Translation: smallpox god
Alternate names: hōsōshin, imomyōjin, and other regional names
Habitat: areas infected with smallpox
Appearance: Hōsōgami are a type of yakubyōgami responsible for causing smallpox. They appear in many forms, but are often depicted as small, savage demons.
Behavior: Hōsōgami travel from town to town, infecting entire communities of people with smallpox. They have fearsome tempers, which are reflected in the ferocity and virulence of smallpox. They are afraid of dogs, and they hate the color red. This is because the color red was considered to be a symbol of good health, and a red rash covering the body was a good sign of recovery from smallpox.
Interactions: In houses where smallpox infections appeared, family members erected smallpox shrines and begged the hōsōgami to spare their loved ones. Although hōsōgami were feared and considered to be evil gods, it was believed that–like other yakubyō gami–they could be appeased with rituals and offerings. Red woodblock prints called akae were hung around the house to scare them off. All sorts of objects were believed to have protective powers, such as red-papered priest staves and red clothing. Other talismans included dolls and toys in the shape of dogs, owls, sea breams, cows, and the red-haired yōkai shōjō. Images of Daruma, Shōki, and Kintarō were also popular charms.
Some gods were seen as particularly effective against smallpox. Shrines to the warrior Minamoto no Tametomo were thought to be effective at keeping hōsōgami away. When Minamoto no Tametomo fled to Hachijōjima during the Hōgen Rebellion, smallpox ravaged every part of the country except for Hachijōhima. It was believed that he drove the sickness from those islands. The Shintō god of healing Sukunabikona was also a popular target of worship for those afflicted with smallpox.
Because smallpox affects entire communities rather than just individuals, a number of community rituals called hōsōgami okuri (“sending off the hōsōgami”) were developed in response to outbreaks. Bands of people playing drums, flutes, and bells would parade around the streets performing songs and dances to ward off the sickness. Small wayshrines and stone pagodas were erected at the outskirts of villages to keep them from entering.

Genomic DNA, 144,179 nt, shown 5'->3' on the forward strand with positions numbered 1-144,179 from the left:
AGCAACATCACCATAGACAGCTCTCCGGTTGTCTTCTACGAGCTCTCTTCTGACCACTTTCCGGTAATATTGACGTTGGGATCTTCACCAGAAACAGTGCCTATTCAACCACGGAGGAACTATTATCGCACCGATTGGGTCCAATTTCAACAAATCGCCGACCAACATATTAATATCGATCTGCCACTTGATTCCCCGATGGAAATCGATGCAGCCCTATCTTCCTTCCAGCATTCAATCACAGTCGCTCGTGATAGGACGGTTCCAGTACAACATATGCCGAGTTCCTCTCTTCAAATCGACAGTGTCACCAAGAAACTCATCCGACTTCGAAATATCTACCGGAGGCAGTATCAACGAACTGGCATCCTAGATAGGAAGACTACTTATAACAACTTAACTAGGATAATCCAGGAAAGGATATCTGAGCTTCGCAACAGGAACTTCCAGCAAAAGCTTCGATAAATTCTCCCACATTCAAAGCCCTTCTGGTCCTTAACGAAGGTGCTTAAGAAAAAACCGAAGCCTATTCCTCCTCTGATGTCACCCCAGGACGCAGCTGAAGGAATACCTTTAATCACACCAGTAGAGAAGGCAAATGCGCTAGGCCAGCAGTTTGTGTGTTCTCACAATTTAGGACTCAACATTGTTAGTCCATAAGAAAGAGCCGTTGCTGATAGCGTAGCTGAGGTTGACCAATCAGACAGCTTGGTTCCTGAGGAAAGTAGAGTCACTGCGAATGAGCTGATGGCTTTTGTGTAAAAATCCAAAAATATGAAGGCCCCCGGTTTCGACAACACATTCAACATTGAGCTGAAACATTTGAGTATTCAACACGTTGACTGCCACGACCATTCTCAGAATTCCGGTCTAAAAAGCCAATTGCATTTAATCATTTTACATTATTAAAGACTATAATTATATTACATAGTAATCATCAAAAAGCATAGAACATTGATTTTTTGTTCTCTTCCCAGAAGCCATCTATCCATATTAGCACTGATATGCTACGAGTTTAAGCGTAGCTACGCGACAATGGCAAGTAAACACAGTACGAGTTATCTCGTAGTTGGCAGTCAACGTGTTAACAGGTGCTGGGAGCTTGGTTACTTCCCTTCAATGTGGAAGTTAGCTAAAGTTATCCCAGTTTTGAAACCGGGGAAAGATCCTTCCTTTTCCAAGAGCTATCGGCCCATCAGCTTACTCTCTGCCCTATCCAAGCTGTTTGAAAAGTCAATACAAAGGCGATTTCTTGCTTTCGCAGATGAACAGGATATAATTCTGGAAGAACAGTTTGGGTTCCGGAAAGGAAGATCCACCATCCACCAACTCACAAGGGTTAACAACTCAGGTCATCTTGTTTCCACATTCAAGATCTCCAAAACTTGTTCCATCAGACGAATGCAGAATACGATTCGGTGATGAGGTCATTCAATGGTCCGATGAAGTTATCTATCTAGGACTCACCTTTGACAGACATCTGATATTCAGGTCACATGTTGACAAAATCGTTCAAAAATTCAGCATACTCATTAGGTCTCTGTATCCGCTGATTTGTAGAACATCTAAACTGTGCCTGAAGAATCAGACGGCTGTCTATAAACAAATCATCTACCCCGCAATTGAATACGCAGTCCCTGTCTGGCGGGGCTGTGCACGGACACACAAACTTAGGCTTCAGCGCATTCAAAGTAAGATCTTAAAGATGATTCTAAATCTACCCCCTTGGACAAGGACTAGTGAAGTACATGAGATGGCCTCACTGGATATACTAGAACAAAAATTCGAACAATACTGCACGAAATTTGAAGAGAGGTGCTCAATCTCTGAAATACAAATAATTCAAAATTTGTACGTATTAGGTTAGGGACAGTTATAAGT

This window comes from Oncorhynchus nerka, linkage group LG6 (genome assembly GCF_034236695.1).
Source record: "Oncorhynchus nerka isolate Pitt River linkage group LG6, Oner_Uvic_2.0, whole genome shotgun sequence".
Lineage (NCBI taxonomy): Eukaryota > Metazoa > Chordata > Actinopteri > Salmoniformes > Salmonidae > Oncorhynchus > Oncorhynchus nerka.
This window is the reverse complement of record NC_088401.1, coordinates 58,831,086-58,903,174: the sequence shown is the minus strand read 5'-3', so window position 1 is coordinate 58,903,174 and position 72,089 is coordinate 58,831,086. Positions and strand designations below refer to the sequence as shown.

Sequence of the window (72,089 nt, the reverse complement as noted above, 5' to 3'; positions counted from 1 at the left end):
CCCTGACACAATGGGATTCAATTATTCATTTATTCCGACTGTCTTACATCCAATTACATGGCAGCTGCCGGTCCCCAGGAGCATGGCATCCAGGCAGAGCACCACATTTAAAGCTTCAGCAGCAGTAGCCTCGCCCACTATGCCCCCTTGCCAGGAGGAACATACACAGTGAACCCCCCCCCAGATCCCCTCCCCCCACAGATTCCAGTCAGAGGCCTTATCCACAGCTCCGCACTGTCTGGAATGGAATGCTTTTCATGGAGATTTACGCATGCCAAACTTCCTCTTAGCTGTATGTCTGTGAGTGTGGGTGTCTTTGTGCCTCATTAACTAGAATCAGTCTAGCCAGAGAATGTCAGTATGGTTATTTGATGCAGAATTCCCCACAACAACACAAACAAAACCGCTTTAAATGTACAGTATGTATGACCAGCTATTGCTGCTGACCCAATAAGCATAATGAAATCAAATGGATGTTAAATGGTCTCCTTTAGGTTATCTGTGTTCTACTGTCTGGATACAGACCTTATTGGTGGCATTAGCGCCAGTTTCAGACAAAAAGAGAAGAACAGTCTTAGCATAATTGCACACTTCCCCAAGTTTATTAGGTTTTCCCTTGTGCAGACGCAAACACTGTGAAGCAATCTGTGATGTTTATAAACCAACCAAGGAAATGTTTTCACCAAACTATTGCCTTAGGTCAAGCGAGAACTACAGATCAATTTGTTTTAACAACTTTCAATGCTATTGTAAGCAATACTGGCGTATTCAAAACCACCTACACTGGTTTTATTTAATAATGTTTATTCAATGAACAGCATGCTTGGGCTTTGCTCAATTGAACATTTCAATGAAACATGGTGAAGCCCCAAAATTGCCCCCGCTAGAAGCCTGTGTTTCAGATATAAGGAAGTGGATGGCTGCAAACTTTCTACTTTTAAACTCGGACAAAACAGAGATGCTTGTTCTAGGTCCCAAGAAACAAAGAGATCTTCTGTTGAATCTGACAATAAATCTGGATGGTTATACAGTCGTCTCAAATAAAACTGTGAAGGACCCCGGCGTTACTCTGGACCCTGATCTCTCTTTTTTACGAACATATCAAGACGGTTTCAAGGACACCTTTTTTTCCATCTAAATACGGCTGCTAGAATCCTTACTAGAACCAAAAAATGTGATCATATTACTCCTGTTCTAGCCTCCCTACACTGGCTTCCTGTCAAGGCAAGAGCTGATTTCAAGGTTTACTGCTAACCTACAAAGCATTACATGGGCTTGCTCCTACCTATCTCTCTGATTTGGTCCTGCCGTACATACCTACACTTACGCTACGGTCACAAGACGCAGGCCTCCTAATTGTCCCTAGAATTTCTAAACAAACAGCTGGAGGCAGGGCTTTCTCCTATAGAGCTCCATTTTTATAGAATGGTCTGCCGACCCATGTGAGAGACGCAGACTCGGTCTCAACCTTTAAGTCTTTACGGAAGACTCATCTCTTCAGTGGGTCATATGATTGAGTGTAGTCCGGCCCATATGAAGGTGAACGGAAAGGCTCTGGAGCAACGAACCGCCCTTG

In some areas, hōsōgami were not viewed as the cause of smallpox but as the saviors of people from the disease. In such cases, smallpox was seen as a physical manifestation of the evil inside of the human body. The infected would pray to hōsōgami for protection and salvation. Survivors of the disease would offer thanks to the hōsōgami for saving them.
Origin: Smallpox is believed to have made its first appearance in Japan in the Nara Period, a time of great exchange with continental Asia. The first recorded smallpox epidemic in Japan, which crossed over from the Korean peninsula to Japan in 735 CE, is described in the Heian Period history record Shoku nihongi. Japan’s earliest outbreaks started in Dazaifu and from there spread to the rest of the country. Dazaifu was an important center of politics and international exchange, making it an ideal port of entry for smallpox.
Not all outbreaks of smallpox were caused by hōsōgami. Dazaifu is also famous for being the home of the exiled scholar Sugawara no Michizane. After Michizane’s death, an outbreak of smallpox and the deaths of a number of his rivals, including the emperor, were blamed on his restless spirit. It was believed that Michizane had become a tatarigami–a curse-spreading god. His curse ended when his titles were posthumously restored and he was enshrined as the kami Tenjin.
Legends: An eyewitness account of a hōsōgami was reported in Nisshin shinjishi, a Meiji Period newspaper. A rickshaw driver in Honjo, Tōkyō reported that he gave a ride to a young girl about 14 or 15 years old. She asked him to drive her from Midorichō to Asakusa. Midway through the ride it began to grow dark, so the rickshaw driver pulled over to light a lantern. However, when he stopped, he noticed that the girl had vanished from the back of his rickshaw. In her place, there was a rice barrel lid with a red staff mounted to it. He recognized the barrel lid with the red staff as a symbol of a hōsōgami.
The young girl he had given a ride to must have been a hōsōgami using the rickshaw system to find her next victim!